by David Blair
Praying for peace can be a dangerous endeavour for Christians in Donetsk, especially if they happen not to follow the Russian Orthodox Church.
The self-declared “People’s Republic”, which controls this Ukrainian city and much of the surrounding region, proclaims Orthodoxy to be its official religion. Inside their occupied headquarters building, leaders of the pro-Russian rebellion display portraits of St Nicholas and the glittering iconography of their faith.
But all other Churches are viewed with deep suspicion. Having turned on journalists, trade unionists and anyone who favours a united Ukraine, the “People’s Republic” has found a new target in the form of priests who do not share its religion.
Father Sergei Kosyak from the Gospel Church traditionally joins a “prayer marathon” after Easter every year. When prayers were being said around a tent in central Donetsk on May 23, however, Fr Kosyak found himself confronted by 15 rebels.
“We were praying for peace in Ukraine – and we had a banner with the Ukrainian flag,” he remembered. “This angered the representatives of the ‘People’s Republic’. They pointed guns at us while some of them took down the tent and threw it into the river.”
The 60 worshippers were forcibly dispersed, leaving Fr Kosyak alone. He went straight to the occupied regional government building, now the headquarters of the “People’s Republic”, to protest in person.
Instead of receiving an apology, however, Fr Kosyak was hauled inside the building and taken to the 10th floor, where in a chilling echo of the organisation that carried out Stalin’s purges, one office door carries the letters “NKVD”.
”I told them it was a meeting to pray for the peace of Ukraine,” said Fr Kosyak. “They said a far-right activist was there with me. I said ‘I don’t care who was there – we are all sinners. My answers angered them, so they started beating me.”
For the next four hours, Fr Kosyak endured interrogation and assault. Five men and one woman took turns to beat him with clubs and whips. A gun was pointed at his head. At one point, they threatened to break the priest’s fingers with a hammer.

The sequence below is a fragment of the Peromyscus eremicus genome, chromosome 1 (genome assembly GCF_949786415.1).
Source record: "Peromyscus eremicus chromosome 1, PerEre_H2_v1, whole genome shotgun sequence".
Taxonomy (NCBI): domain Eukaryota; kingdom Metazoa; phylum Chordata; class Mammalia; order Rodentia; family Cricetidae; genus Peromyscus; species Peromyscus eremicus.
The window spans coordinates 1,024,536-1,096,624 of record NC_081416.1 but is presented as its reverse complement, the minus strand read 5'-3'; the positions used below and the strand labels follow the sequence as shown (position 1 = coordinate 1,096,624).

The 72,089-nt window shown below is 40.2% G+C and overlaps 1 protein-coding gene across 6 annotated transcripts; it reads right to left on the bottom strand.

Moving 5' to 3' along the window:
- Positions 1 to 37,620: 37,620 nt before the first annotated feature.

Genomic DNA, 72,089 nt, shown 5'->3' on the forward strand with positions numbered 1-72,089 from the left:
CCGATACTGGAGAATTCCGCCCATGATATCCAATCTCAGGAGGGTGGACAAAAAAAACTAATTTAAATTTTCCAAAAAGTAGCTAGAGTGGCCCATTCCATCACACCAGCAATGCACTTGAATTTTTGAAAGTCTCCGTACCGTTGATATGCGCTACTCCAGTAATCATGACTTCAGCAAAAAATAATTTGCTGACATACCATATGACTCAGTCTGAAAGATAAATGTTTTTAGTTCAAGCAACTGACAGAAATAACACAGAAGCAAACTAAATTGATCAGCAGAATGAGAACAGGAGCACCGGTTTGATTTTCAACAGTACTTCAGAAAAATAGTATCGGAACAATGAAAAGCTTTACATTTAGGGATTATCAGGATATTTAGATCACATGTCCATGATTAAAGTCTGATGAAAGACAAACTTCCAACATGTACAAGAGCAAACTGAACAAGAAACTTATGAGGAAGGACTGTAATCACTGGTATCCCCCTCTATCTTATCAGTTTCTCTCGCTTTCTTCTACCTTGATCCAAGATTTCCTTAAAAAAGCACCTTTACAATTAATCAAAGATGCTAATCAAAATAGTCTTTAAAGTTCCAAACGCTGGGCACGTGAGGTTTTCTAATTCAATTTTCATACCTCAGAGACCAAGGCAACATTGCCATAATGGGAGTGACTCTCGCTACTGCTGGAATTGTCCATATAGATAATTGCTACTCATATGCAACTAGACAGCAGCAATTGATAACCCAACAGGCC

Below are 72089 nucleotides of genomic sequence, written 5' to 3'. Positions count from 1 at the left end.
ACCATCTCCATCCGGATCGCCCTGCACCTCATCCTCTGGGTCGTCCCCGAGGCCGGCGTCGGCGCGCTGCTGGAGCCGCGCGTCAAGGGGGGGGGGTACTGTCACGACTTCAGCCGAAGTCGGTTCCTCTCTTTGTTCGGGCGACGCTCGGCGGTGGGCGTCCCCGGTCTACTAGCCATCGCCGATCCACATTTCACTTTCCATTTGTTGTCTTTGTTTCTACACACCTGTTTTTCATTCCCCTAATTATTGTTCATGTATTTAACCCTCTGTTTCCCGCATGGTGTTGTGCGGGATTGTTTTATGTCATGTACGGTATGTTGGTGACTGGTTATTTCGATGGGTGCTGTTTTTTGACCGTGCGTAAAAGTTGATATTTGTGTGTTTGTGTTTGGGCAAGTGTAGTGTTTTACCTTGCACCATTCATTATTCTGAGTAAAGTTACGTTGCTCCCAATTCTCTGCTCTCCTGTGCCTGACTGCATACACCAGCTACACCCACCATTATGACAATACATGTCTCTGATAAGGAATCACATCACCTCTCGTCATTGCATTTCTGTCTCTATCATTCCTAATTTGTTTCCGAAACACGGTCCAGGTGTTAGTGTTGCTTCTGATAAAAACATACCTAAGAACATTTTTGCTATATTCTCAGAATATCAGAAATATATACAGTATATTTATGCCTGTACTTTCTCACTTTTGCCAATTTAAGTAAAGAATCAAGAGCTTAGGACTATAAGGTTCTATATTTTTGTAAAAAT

”They had all the equipment they needed,” he said. “They had metal and rubber clubs and whips, they had hammers.”
Eventually, he was pushed into another room and told “this is where you will stay”. Then a more senior rebel, who happened to attend a Protestant church, passed by. Apparently shamed by this treatment of a priest, he secured Fr Kosyak’s release.
”I don’t know what would have happened without this man. I believe that he saved me,” he said. The presence of a Ukrainian flag at the prayer meeting triggered the attack, but Fr Kosyak, 38, believes that his religion was “part” of the reason for his ordeal.
”One of the accusations they threw at me was that I’m not an Orthodox priest,” he remembered. “It was a part of what happened to me. But the main reason was a political one: they perceived me as an enemy.”
Four days later, another priest was kidnapped in broad daylight. Father Pawel Witek, a Roman Catholic clergyman from Poland, disappeared at midday on May 27. He was visiting Donetsk to meet the local Dean of his Church.
Fr Witek was forced into the boot of a car and driven to a rebel base, where he was tied up and interrogated. His captors accused him of being a “Polish sniper”, sent by his country’s government to fight the rebellion. He was held overnight before being freed. Fr Witek immediately left Ukraine.
Other cases have carried a more explicit tone of religious persecution. Father Tikhon Kulbaka, from the Greek-Catholic Church, presides over St Andrew’s chapel with about 50 regular worshippers. Since the “People’s Republic” took over Donetsk, he has received a stream of threats.
His phone number and the address of his chapel have appeared on pro-Russian websites. He duly received two text messages reading: “Shut up you fat bitch. If you bark any more you will be found with a slit belly.”
Fr Kulbaka, 43, also favours a united Ukraine, but he believes “beyond any doubt” that his faith explains the threats, noting how the “constitution” of the “People’s Republic” makes Orthodoxy the state religion.
”I’ve read this document myself and it is stated that the dominating religion is the Russian Orthodox Church of the Moscow Patriarchate,” said Fr Kulbaka. “This particular statement contradicts every European and international law about the equality of religions. And the constitution of Ukraine also states that all religions are equal.”
Fr Kulbaka is grimly realistic about what may lie ahead, but determined not to yield. “I think they will do their best to oust us from here,” he said. “But the captain is the last person to leave the ship: we won’t abandon the people who believe in us.”